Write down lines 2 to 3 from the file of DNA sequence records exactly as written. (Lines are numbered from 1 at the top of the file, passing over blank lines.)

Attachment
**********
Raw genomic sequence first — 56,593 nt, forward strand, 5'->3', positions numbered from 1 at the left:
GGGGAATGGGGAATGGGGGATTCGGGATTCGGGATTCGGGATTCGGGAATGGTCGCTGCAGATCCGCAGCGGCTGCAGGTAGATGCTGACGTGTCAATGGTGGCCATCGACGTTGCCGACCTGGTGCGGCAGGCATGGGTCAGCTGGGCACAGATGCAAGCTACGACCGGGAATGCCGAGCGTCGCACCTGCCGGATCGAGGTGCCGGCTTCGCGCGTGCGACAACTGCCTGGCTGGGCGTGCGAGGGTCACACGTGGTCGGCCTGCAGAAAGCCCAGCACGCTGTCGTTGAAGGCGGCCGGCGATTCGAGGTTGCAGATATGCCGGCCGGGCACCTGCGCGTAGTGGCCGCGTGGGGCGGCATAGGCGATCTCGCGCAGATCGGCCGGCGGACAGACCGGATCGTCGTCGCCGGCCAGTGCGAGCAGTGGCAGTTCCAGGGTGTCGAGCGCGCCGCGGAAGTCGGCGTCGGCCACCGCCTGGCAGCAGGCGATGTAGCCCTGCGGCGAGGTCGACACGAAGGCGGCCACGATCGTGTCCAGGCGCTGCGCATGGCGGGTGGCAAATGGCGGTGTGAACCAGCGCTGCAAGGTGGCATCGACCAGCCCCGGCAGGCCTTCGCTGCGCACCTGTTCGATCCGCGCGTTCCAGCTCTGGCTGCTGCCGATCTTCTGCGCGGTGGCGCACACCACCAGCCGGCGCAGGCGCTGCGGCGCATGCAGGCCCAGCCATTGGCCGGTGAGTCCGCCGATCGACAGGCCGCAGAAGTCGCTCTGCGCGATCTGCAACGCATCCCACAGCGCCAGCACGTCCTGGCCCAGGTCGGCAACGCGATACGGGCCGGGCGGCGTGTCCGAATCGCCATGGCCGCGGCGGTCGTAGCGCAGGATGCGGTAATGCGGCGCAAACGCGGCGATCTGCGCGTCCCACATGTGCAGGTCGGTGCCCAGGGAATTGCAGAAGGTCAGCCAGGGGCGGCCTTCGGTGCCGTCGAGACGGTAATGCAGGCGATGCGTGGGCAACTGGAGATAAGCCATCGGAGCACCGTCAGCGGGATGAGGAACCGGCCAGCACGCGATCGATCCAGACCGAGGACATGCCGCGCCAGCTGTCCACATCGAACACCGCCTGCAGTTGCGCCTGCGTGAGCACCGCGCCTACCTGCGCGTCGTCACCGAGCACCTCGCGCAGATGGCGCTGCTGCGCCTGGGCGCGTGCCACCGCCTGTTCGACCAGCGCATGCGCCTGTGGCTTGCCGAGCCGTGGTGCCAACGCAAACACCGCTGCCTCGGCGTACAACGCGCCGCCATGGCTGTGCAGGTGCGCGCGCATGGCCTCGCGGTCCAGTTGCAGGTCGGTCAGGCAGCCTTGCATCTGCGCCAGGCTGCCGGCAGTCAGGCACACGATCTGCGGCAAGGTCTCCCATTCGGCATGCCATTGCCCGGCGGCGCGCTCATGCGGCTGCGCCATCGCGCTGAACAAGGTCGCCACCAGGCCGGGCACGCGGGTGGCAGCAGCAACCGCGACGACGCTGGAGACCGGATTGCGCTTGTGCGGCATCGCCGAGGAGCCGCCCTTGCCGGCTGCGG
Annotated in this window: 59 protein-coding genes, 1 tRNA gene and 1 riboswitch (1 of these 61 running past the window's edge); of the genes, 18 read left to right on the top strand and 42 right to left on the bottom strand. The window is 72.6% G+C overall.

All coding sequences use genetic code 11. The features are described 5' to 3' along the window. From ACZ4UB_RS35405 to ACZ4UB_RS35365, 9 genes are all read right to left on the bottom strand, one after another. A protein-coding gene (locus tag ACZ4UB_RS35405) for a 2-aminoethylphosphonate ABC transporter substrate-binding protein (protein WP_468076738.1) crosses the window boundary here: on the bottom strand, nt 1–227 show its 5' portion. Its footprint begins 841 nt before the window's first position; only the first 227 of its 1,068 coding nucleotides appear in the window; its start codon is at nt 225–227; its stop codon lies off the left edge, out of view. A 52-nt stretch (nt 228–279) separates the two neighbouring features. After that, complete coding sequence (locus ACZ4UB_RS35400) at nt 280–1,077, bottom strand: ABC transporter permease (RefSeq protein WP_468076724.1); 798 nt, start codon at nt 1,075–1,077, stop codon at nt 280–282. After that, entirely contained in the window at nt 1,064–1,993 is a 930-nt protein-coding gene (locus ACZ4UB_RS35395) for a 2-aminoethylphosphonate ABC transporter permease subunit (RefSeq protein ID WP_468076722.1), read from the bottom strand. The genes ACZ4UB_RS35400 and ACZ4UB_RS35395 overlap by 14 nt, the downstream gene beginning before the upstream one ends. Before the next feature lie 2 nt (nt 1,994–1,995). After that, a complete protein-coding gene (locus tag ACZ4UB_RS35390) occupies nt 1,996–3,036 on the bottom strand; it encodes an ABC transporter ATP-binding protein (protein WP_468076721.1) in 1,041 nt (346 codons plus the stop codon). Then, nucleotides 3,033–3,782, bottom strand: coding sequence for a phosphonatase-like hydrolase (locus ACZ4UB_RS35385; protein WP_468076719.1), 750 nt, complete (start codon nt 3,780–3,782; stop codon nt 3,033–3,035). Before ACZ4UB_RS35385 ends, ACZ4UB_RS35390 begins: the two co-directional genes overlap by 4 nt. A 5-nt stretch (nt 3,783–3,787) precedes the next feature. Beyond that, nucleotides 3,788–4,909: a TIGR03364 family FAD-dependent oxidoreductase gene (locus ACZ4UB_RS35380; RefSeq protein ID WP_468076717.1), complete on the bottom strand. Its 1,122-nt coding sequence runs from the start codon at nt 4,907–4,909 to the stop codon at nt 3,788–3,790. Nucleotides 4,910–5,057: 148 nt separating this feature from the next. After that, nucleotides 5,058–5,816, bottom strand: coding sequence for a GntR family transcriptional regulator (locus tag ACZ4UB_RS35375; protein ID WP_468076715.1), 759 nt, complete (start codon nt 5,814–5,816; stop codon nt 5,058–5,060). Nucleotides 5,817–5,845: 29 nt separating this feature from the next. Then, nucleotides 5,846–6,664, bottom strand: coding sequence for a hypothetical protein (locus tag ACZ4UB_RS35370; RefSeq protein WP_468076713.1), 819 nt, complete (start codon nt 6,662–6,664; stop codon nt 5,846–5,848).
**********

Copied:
GGGGAATGGGGAATGGGGGATTCGGGATTCGGGATTCGGGATTCGGGAATGGTCGCTGCAGATCCGCAGCGGCTGCAGGTAGATGCTGACGTGTCAATGGTGGCCATCGACGTTGCCGACCTGGTGCGGCAGGCATGGGTCAGCTGGGCACAGATGCAAGCTACGACCGGGAATGCCGAGCGTCGCACCTGCCGGATCGAGGTGCCGGCTTCGCGCGTGCGACAACTGCCTGGCTGGGCGTGCGAGGGTCACACGTGGTCGGCCTGCAGAAAGCCCAGCACGCTGTCGTTGAAGGCGGCCGGCGATTCGAGGTTGCAGATATGCCGGCCGGGCACCTGCGCGTAGTGGCCGCGTGGGGCGGCATAGGCGATCTCGCGCAGATCGGCCGGCGGACAGACCGGATCGTCGTCGCCGGCCAGTGCGAGCAGTGGCAGTTCCAGGGTGTCGAGCGCGCCGCGGAAGTCGGCGTCGGCCACCGCCTGGCAGCAGGCGATGTAGCCCTGCGGCGAGGTCGACACGAAGGCGGCCACGATCGTGTCCAGGCGCTGCGCATGGCGGGTGGCAAATGGCGGTGTGAACCAGCGCTGCAAGGTGGCATCGACCAGCCCCGGCAGGCCTTCGCTGCGCACCTGTTCGATCCGCGCGTTCCAGCTCTGGCTGCTGCCGATCTTCTGCGCGGTGGCGCACACCACCAGCCGGCGCAGGCGCTGCGGCGCATGCAGGCCCAGCCATTGGCCGGTGAGTCCGCCGATCGACAGGCCGCAGAAGTCGCTCTGCGCGATCTGCAACGCATCCCACAGCGCCAGCACGTCCTGGCCCAGGTCGGCAACGCGATACGGGCCGGGCGGCGTGTCCGAATCGCCATGGCCGCGGCGGTCGTAGCGCAGGATGCGGTAATGCGGCGCAAACGCGGCGATCTGCGCGTCCCACATGTGCAGGTCGGTGCCCAGGGAATTGCAGAAGGTCAGCCAGGGGCGGCCTTCGGTGCCGTCGAGACGGTAATGCAGGCGATGCGTGGGCAACTGGAGATAAGCCATCGGAGCACCGTCAGCGGGATGAGGAACCGGCCAGCACGCGATCGATCCAGACCGAGGACATGCCGCGCCAGCTGTCCACATCGAACACCGCCTGCAGTTGCGCCTGCGTGAGCACCGCGCCTACCTGCGCGTCGTCACCGAGCACCTCGCGCAGATGGCGCTGCTGCGCCTGGGCGCGTGCCACCGCCTGTTCGACCAGCGCATGCGCCTGTGGCTTGCCGAGCCGTGGTGCCAACGCAAACACCGCTGCCTCGGCGTACAACGCGCCGCCATGGCTGTGCAGGTGCGCGCGCATGGCCTCGCGGTCCAGTTGCAGGTCGGTCAGGCAGCCTTGCATCTGCGCCAGGCTGCCGGCAGTCAGGCACACGATCTGCGGCAAGGTCTCCCATTCGGCATGCCATTGCCCGGCGGCGCGCTCATGCGGCTGCGCCATCGCGCTGAACAAGGTCGCCACCAGGCCGGGCACGCGGGTGGCAGCAGCAACCGCGACGACGCTGGAGACCGGATTGCGCTTGTGCGGCATCGCCGAGGAGCCGCCCTTGCCGGCTGCGG
Annotated in this window: 59 protein-coding genes, 1 tRNA gene and 1 riboswitch (1 of these 61 running past the window's edge); of the genes, 18 read left to right on the top strand and 42 right to left on the bottom strand. The window is 72.6% G+C overall.